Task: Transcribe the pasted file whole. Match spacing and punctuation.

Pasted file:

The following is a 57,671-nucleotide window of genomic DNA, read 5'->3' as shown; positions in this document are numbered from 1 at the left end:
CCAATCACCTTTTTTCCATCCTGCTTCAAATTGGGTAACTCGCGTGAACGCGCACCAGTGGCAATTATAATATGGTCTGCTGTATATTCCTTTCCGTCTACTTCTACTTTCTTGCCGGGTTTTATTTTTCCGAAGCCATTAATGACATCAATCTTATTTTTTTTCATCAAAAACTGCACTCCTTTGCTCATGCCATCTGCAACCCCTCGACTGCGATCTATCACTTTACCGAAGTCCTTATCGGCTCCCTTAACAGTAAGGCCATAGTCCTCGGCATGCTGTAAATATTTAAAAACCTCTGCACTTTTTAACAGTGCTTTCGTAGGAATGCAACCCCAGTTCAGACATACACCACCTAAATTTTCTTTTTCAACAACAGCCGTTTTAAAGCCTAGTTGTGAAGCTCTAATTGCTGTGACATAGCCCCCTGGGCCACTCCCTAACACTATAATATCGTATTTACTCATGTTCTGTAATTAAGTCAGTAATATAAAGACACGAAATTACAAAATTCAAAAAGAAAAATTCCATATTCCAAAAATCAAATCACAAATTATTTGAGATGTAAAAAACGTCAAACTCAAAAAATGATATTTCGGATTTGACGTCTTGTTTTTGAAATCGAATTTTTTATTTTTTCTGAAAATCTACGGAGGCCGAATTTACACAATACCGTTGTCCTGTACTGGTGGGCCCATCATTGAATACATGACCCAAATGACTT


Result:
The following is a 57,671-nucleotide window of genomic DNA, read 5'->3' as shown; positions in this document are numbered from 1 at the left end:
CCAATCACCTTTTTTCCATCCTGCTTCAAATTGGGTAACTCGCGTGAACGCGCACCAGTGGCAATTATAATATGGTCTGCTGTATATTCCTTTCCGTCTACTTCTACTTTCTTGCCGGGTTTTATTTTTCCGAAGCCATTAATGACATCAATCTTATTTTTTTTCATCAAAAACTGCACTCCTTTGCTCATGCCATCTGCAACCCCTCGACTGCGATCTATCACTTTACCGAAGTCCTTATCGGCTCCCTTAACAGTAAGGCCATAGTCCTCGGCATGCTGTAAATATTTAAAAACCTCTGCACTTTTTAACAGTGCTTTCGTAGGAATGCAACCCCAGTTCAGACATACACCACCTAAATTTTCTTTTTCAACAACAGCCGTTTTAAAGCCTAGTTGTGAAGCTCTAATTGCTGTGACATAGCCCCCTGGGCCACTCCCTAACACTATAATATCGTATTTACTCATGTTCTGTAATTAAGTCAGTAATATAAAGACACGAAATTACAAAATTCAAAAAGAAAAATTCCATATTCCAAAAATCAAATCACAAATTATTTGAGATGTAAAAAACGTCAAACTCAAAAAATGATATTTCGGATTTGACGTCTTGTTTTTGAAATCGAATTTTTTATTTTTTCTGAAAATCTACGGAGGCCGAATTTACACAATACCGTTGTCCTGTACTGGTGGGCCCATCATTGAATACATGACCCAAATGACTT